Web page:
Heading to the fantasy football playoffs? Here are four pieces of advice to help owners dominate.
By B.J. Rudell, special to SI.com
While reaching the playoffs in your fantasy football league is not something to put on your professional résumé, it does feel nice to own bragging rights for a year.
Those fantasy champions will know that what separates winners from posers is delivering the goods: plugging in the right players in the right games to go undefeated during the season’s home stretch. It requires thoughtful planning weeks in advance. Whether you’re already assured a playoff spot or still in the running, there are variables you should be analyzing today to help ensure December dominance.
Examine your roster’s schedules throughout your league’s playoffs. Sometimes, owners are better off replacing a second-tier player with a touchy matchup -- for example, a WR2 -- with a slightly lesser player boasting an easy matchup. Ignoring the warning signs could set you back 5-10 points, which could be the difference between winning and losing.
Take RB Frank Gore in Week 17 last year. He finished the season as the No. 13-ranked fantasy running back -- a solid RB2. Those who started him in their fantasy title game failed to appreciate what he was up against: a road matchup versus the league’s stingiest run defense (Arizona). 14 yards on 13 carries later, Gore broke a lot of fantasy owners’ hearts. But it wasn’t his fault; owners should have seen the warning signs and shifted strategy, plugging in an RB3/4 like Trent Richardson, who posted 42 yards and a touchdown against the league’s fourth worst run defense (Jacksonville).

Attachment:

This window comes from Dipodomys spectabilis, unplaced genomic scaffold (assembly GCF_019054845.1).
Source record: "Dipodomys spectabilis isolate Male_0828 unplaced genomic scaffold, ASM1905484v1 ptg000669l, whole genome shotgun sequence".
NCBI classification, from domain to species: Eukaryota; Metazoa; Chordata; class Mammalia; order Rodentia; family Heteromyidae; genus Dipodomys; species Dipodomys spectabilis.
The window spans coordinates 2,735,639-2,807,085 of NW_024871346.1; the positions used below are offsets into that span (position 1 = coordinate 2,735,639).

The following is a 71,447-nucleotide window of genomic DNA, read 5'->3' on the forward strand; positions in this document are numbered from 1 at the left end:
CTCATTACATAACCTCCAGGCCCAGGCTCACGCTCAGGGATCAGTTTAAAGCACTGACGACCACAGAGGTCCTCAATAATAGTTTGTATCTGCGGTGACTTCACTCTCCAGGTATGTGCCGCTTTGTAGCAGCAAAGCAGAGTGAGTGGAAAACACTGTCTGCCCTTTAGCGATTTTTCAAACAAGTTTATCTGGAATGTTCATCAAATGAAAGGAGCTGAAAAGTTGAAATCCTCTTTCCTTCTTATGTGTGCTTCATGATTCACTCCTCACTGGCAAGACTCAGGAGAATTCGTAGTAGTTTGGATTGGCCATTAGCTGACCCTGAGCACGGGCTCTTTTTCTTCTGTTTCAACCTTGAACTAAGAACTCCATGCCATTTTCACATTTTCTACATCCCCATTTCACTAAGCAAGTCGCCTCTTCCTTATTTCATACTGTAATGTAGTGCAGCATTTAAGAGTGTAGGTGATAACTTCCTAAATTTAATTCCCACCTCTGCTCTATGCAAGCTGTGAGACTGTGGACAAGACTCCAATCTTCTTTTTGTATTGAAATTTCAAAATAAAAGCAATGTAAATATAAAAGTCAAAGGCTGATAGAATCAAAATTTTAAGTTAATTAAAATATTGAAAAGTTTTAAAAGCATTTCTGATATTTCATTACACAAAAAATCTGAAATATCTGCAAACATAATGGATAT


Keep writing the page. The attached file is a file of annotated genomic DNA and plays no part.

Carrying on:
Not even elite players are immune to letdown performances -- anemic production that could single-handedly upend your title hopes. About 10 percent of the time, they should be benched for lesser talent. For example, QB Russell Wilson entered Week 14 last year with 23 touchdowns and only six interceptions, and was on pace to finish the year as a top-five fantasy quarterback. But in weeks 14, 15 and 16 -- most fantasy league’s playoffs -- he played against three of the league’s top-10 defenses. If you started him with confidence, your confidence was probably shattered. Wilson posted only nine points against the 49ers and Cardinals, sandwiched around a pedestrian 15 points versus the Giants. A patchwork weekly lineup of lesser quarterbacks with more favorable matchups would have changed many owners’ fortunes.
Injury-prone running backs
You can never have enough starting running backs for the fantasy playoffs. Those who leaned on Adrian Peterson last season found themselves without a star running back in weeks 15 and 17, as Peterson missed both games with injuries. Similarly, a pulled hamstring sidelined Maurice Jones-Drew in Week 15 and limited his productivity in weeks 16 and 17. He entered the playoffs as a top 18 fantasy running back, but that was meaningless to owners who were forced to search desperately for a last-minute fill-in.